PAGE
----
And on this theme of, you know, fixing it, or simply, you know, addressing a symptom or masking something temporarily. You know, one of the things that I think has come up in several of my podcast discussions is, you know, I talked to a patient who participated in a clinical trial using psilocybin assisted therapy for his addiction, I talked to someone from Maps about MDMA assisted psychotherapy, for PTSD. And in these trials, you've seen these remarkable results. But the general idea seems to be that it's not the MDMA. It's not the psilocybin not the drug that's fixing it, it's the drug that is probably causing changes in the brain that enable plasticity to happen. But that's not good enough, you need to direct that plasticity. And that's what the psychotherapy does. Can you talk a little bit more about any thoughts that you have about the interaction between the drugs that we're giving people in conjunction with psychotherapy?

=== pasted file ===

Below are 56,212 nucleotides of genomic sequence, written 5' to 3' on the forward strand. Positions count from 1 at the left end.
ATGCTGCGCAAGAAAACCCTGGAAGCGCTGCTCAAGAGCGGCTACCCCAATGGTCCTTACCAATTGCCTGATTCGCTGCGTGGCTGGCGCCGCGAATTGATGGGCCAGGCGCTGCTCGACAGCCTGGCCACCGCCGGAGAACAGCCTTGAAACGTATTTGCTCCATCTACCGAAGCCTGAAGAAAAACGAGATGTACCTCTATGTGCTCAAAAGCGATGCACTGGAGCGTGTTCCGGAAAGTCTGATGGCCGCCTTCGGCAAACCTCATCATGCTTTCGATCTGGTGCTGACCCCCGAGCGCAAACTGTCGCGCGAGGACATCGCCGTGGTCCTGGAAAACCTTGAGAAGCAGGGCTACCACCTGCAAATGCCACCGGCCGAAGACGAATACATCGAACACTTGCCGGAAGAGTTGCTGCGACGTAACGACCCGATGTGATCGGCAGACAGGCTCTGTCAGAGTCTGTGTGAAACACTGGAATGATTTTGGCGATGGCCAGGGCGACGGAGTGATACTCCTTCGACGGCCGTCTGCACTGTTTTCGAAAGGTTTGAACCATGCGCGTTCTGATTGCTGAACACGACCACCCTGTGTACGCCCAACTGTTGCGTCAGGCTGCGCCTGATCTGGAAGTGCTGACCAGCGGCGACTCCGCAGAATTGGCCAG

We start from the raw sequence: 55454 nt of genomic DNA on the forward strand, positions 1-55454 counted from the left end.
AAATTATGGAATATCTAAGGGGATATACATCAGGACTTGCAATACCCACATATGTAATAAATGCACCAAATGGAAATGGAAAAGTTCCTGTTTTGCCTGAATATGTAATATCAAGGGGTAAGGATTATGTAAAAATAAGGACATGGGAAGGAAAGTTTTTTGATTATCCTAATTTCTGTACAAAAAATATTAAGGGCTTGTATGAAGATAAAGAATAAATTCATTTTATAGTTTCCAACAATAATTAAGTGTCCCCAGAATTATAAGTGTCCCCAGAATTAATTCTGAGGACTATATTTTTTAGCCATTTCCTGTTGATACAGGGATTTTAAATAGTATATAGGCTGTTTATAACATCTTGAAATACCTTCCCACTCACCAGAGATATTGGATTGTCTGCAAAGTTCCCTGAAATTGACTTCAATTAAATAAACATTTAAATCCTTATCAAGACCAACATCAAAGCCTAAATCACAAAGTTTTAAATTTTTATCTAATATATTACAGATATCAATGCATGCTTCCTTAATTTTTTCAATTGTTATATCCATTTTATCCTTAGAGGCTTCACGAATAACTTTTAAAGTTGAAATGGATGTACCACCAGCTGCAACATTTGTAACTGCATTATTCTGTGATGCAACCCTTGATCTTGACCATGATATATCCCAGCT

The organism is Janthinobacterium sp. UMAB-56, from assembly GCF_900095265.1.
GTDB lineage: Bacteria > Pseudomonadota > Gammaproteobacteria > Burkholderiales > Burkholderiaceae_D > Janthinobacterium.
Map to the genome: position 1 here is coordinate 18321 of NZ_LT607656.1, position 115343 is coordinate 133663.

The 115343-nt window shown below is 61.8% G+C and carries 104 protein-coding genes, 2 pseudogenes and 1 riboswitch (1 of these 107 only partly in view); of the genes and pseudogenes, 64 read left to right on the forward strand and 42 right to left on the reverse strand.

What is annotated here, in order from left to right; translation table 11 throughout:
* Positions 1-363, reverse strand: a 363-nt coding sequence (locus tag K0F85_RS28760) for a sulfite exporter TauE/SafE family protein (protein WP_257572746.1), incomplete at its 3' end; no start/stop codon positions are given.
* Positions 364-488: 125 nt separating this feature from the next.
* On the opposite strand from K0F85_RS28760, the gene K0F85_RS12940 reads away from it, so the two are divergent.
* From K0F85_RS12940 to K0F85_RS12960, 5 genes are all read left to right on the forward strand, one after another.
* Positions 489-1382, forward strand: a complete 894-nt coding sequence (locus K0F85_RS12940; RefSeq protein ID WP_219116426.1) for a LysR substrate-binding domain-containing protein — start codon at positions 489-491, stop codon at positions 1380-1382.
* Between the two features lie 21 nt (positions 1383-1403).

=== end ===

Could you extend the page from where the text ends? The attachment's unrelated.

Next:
Lisa Monteggia 1:01:00